———–Items: Unique Identifier (player1+player2+date_time_stamp_
———–Attributes:
———————-type: (gameturn)
———————-Player1_id
———————-Player1 selection (Rock,paper, scissors, none)
———————-Player2_id
———————-Player2 selection (Rock,paper, scissors, none)

So in this case, rather than having 2 domains, I’ve introduced a new attribute called type for the item.  Type can either be user or gameturn.

Now my query would look like:
select * from GameDomain where type=’gameturn’ and Player1_id=’current_user_id’
select * from GameTurns where  type=’gameturn’ and ( Player1_id=’current_user_id’ or Player2_id=’current_user_id’)

I did not cover the idea that attributes can have multiple values.  That can come in handy for items like products that have user ratings.  There may be no ratings or there may be multiple.  That should be easy to envision within an XML document. AN even easier example is a book with multiple authors.  That’s a typical XML example.

In social applications like Facebook, you can get user profile info based on a user id.  SimpleDB makes a good datastore for user ids.  As with the example, most social applications are based on the concept of users interacting with each other. By  uniquely identifying a transaction based on user ids and timestamps, you can use SimpleDB as an effective lookup for user activity.  User1+User2+timestamp = Unique transaction id.

The same holds true for mobile.  In the case of Android, when SimpleDB returns XML data the adapter concept works well for handling and displaying that data.  (More on that in a separate post).

For mobile applications, SimpleDB can stand on its own.  The client is the device.  SimpleDB is the remote datastore.  There is no need for a web hosting service.

Advertisements

3 thoughts on “Amazon SimpleDB: Ideal for Social and Mobile Applications?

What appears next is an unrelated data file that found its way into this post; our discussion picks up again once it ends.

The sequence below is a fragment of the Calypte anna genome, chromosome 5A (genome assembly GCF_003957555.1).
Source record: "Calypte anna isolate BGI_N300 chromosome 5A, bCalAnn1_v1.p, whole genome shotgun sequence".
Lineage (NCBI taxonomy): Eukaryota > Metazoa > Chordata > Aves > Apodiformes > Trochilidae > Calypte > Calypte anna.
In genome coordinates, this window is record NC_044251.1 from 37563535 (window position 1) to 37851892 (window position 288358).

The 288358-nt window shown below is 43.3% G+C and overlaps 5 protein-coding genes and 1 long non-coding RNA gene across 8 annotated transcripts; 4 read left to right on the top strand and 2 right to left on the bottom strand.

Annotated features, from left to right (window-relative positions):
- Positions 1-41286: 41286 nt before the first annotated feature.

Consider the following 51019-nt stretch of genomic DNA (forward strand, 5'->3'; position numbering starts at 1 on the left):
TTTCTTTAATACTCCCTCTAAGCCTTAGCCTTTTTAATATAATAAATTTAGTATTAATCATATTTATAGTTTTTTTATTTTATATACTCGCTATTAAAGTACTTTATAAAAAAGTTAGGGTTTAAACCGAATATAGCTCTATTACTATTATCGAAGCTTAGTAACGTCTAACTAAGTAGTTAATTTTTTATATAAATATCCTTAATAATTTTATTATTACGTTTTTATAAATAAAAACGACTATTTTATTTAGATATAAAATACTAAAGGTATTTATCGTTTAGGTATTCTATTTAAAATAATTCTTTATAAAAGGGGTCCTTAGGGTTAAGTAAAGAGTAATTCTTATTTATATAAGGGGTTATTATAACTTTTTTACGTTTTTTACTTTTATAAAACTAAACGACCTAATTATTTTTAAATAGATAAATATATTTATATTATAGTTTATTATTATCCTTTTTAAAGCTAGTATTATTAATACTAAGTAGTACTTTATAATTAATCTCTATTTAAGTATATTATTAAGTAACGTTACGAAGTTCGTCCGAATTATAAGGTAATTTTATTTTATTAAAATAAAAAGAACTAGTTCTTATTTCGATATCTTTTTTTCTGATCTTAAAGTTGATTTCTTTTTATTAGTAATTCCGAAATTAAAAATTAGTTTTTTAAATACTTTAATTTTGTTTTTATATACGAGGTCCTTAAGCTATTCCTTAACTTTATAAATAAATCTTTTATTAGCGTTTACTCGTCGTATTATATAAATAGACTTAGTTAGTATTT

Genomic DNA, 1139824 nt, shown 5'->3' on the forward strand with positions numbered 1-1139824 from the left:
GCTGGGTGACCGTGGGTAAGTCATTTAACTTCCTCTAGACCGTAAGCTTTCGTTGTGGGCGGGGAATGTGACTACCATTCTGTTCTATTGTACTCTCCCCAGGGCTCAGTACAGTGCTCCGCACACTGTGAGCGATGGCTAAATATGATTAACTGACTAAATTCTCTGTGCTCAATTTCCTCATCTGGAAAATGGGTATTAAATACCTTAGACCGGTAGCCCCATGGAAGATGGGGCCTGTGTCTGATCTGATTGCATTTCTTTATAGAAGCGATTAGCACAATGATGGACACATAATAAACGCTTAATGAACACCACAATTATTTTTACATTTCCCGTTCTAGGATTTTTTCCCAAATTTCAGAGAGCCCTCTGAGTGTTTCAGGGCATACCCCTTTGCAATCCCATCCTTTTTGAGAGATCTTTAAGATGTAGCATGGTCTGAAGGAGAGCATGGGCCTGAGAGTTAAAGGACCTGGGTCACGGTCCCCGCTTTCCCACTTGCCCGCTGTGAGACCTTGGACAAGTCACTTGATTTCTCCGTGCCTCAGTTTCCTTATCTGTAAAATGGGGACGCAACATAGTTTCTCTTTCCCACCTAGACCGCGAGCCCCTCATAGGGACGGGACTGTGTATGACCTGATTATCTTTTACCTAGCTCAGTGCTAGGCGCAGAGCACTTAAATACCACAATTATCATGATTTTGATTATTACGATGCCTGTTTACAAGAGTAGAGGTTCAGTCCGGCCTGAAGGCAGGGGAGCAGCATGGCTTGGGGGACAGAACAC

1. Hi.
    I enjoyed your intro to using simple db on android. I was wondering if you could write an entry or give more details about how you achieve this on android, setting it up, making the calls, handling the results etc. The reason I say this is I’m trying to use it myself and am finding those things hard. I am sure there will be others that would find it useful too.

    Clive

  2. Clive thanks for the comment. I developed my own library for accessing SimpleDB with the intention of extending it and releasing it. I have not had the time to do that yet. But Alan Williamson has released a very simple free SimpleDB class. I have not tried it, but I believe this will work on Android.

    See http://alan.blog-city.com/simpledb_sqs_java.htm

Leave a Reply

Fill in your details below or click an icon to log in:

WordPress.com Logo

You are commenting using your WordPress.com account. Log Out / Change )

Twitter picture

You are commenting using your Twitter account. Log Out / Change )

Facebook photo

You are commenting using your Facebook account. Log Out / Change )

Google+ photo

You are commenting using your Google+ account. Log Out / Change )

Connecting to %s